‘Notebooks of Leonardo da Vinci’ filled with wonder but light on story
By turning repeatedly to spectacle for the duration of the production’s 90-minute runtime, director/adaptor Mary Zimmerman crafts a show that while lovely to behold, too often treats the words like an afterthought.
Tony-winning Mary Zimmerman’s “Notebooks of Leonardo da Vinci” isn’t so much a drama about da Vinci as it is a showcase of visual wonders curated by the director/adaptor, accompanied by greeting-card-sized sound bites from the great Renaissance genius. The 29th anniversary revival in the Goodman’s Owen theater offers a grab bag of beguiling visual flourishes as it spotlights segments Zimmerman has culled from the 5,000 pages of notebooks left behind by the 15th century polymath.
That’s a shame, because there are wonders in the notes left by the man who painted the “Mona Lisa,” who determined the sun was fixed in the sky, and whose many inventions — self-propelled cart, parachute, diving suit, flying machine — laid the seeds for their modern-day equivalents.
When: Through Mar. 20
Where: Goodman Theatre, 170 N. Dearborn
Tickets: $15 - $55
Run-time: 90 minutes, no intermission
But by turning repeatedly to spectacle for the duration of the production’s 90-minute runtime, Zimmerman crafts a show that while lovely to behold, too often treats the words like an afterthought.
Near the top of the show (which premiered in 1993 when the Goodman was in the School of the Art Institute) we’re told precisely what we’re in for: a “collection without order.” Instead of a plot or character development, “Notebooks” provides the audience with a series of whimsical vignettes. Each of eight actors plays “Leonardo,” and all alternate between spotlight and chorus.
There are ideas in the dialogue that leave an indelible impression: Time is the great consumer of all things. Great love only comes with great knowledge of the beloved. Weeping and laughing are physiologically identical, but for the eyebrows.
But the power and layers within da Vinci’s notes are overshadowed by a convoluted, repetitious mixture of dance, acrobatics, a cappella singing and elaborate prop work.
Set designer Scott Bradley’s work is similar to his 1993 original: Towering filing cabinets flank the stage, their handles forming climbing walls that allow the eight-person cast to clamber, leap and hang upside-down as Zimmerman’s quirky, acrobatic choreography demands. The cabinets hold all manner of things: chalkboards, accordions, staircases, revolving doors, gowns, stones, water, clattering flying machines. At one point, a small wheat field rolls upstage. At another, drawers open to reveal sheets of mirror that tilt and reflect the designs of cast members frantically sketching and scribbling on a papered floor.
In addition to drawing and climbing and swinging, the cast uses hopscotch and clapping games to tackle everything from the harmonic proportions of the human form to the physics of a star. At one point, the entire stage becomes a giant version of cat’s cradle, the cast vectored inside the macrame.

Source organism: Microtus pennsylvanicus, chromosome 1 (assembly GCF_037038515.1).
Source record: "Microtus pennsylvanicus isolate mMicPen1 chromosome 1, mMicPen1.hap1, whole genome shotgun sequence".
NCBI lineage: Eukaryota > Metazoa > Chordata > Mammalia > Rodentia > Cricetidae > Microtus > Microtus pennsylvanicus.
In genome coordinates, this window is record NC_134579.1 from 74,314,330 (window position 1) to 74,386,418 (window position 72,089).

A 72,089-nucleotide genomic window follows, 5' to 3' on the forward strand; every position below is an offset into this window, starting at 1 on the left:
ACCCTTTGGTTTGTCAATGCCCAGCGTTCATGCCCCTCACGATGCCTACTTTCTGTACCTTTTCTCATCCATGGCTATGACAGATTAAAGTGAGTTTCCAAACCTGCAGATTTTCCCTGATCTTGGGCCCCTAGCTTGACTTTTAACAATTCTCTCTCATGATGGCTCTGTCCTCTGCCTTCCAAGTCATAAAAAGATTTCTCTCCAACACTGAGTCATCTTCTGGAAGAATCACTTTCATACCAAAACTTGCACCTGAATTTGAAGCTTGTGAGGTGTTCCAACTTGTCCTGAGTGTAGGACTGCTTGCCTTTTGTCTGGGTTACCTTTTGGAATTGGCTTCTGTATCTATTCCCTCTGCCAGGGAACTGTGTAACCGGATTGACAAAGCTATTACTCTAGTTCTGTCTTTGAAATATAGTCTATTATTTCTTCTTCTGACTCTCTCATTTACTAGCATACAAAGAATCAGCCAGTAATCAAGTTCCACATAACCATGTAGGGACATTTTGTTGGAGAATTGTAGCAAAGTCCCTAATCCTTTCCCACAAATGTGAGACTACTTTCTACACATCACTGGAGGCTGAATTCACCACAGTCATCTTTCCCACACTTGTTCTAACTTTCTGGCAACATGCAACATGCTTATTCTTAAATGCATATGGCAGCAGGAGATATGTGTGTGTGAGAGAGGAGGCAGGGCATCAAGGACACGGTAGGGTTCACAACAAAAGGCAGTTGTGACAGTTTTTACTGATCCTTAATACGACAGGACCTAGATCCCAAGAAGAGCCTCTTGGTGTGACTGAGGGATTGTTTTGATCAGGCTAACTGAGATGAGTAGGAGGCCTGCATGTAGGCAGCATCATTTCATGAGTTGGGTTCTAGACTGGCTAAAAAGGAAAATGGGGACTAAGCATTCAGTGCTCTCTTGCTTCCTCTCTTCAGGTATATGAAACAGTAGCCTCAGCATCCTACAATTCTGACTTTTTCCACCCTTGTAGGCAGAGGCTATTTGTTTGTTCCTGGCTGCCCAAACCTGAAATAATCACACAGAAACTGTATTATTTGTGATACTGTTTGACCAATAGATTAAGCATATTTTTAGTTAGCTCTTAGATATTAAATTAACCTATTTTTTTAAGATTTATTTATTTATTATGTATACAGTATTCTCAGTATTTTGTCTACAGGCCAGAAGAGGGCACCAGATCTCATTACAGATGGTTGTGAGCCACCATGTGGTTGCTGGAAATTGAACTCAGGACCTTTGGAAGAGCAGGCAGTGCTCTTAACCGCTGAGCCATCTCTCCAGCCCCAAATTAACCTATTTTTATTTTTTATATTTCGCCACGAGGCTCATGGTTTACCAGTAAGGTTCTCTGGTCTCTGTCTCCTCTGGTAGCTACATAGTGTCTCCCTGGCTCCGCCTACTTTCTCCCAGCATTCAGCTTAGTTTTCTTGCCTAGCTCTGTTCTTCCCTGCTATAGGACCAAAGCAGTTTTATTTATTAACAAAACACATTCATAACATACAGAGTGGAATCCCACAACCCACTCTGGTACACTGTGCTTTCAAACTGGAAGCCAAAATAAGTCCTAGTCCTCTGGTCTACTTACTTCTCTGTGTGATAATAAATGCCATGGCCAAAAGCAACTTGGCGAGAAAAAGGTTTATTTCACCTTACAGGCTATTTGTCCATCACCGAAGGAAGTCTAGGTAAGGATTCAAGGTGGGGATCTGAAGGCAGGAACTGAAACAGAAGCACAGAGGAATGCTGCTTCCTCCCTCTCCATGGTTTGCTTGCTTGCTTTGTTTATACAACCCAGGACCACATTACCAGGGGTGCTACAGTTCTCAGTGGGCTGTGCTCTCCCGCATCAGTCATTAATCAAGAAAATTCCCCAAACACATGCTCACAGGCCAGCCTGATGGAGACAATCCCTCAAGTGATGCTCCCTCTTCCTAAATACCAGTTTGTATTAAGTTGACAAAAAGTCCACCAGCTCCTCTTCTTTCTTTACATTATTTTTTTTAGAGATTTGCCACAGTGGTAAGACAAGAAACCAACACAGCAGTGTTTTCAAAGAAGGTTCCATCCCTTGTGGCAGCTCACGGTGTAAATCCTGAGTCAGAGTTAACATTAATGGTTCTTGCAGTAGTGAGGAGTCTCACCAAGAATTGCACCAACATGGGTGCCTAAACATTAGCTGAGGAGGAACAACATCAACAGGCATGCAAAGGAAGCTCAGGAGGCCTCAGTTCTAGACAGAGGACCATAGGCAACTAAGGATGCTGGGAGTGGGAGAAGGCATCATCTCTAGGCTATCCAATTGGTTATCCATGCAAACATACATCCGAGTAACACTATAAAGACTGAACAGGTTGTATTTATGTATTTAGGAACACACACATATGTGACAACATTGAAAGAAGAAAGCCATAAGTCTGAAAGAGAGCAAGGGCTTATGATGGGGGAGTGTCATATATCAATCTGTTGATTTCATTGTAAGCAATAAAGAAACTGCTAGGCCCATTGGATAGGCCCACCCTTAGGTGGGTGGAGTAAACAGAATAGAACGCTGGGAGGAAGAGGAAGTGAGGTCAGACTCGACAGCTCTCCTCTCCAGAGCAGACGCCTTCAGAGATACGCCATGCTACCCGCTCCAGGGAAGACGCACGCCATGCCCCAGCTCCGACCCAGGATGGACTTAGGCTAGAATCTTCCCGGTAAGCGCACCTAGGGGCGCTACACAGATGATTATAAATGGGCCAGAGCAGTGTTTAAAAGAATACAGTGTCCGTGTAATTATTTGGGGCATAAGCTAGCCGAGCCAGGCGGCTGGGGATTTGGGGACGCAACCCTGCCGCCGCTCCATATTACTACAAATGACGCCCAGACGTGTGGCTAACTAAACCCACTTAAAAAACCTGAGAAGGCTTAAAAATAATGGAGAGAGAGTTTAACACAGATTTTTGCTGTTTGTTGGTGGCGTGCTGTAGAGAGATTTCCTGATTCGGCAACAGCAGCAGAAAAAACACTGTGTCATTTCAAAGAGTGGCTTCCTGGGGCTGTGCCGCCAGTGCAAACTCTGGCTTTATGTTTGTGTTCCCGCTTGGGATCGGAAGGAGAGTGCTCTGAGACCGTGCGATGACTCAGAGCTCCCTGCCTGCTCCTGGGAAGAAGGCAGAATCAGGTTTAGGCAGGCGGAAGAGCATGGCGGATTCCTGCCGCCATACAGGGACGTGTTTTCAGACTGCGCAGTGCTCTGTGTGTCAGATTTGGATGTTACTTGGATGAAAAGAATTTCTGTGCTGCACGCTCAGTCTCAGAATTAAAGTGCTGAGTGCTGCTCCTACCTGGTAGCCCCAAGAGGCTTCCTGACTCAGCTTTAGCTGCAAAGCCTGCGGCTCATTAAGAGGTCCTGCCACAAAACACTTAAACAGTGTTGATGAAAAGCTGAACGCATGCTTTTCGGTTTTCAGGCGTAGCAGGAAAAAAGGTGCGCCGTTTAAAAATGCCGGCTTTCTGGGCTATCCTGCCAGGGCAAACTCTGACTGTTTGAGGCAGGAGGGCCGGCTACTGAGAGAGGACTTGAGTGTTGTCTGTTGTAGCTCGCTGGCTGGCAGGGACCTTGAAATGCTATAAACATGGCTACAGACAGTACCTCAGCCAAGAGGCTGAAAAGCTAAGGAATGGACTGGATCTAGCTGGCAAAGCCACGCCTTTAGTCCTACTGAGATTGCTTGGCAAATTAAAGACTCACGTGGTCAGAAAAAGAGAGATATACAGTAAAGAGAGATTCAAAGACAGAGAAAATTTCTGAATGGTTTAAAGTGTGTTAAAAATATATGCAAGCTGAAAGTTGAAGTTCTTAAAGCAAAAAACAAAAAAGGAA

The images Zimmerman creates are often remarkable in their beauty, such as when a small pool emerges and makes the whole stage flicker with silvery, watery ripples. The work of lighting designer T.J. Gerckens (who also designed the original) is subtly, powerfully effective throughout, whether providing a warm glow around a re-enactment of a sacred sculpture or an etching of shadows within a portrait.
The costumes are sumptuous. Mara Blumenfeld (basing her work on the original design by Allison Reeds) has outfitted the cast in sumptuous brocades and shimmering linens, with ruffly embellishments that nod to the late 15th/early 16th century when da Vinci lived. Everything is meant to move easily: Blumenfeld pulls off form and function in high style.
“Notebooks” maintains a fluidity through disparate topics — mathematics, astronomy, sculpting and painting, among them. That’s in part due to Miriam Sturm and Michael Bodeen’s original music and Bodeen’s immersive sound design. As before, the duo’s core helps weave an atmosphere that flutters from somber and profound to playful and silly in the space of a step.
The cast is all in. As a beaked creature that haunts da Vinci’s imagination, Kasey Foster has a sharp, avian grace. Cruz Gonzalez-Cadel and Adeoye seem to defy gravity while displaying seemingly effortless strength in an architectural pas de deux that accompanies da Vinci’s ideas on weight. Original cast member Christopher Donahue returns here, with a craggy sagacity that gives the show gravitas, even when he’s rolling across the floor like a convenience store hotdog. Wai Yim delivers a lilting, mini-treatise on longing and nature, while John Gregoria (with Foster) captures the infinite tension between bodies twined together and then wrenched forcibly apart. Christiana Clark brings a dancer’s grace to her every movement, whether she’s propelling herself skyward or embodying the power of gesture in discourse. And Anthony Irons brings an impish gleam and a ballet dancer’s gorgeous athleticism throughout.
But in the end, “Notebooks” is primarily a visual bag of tricks. It’s a feast for the eyes, but a superficial take on a subject of infinite depth.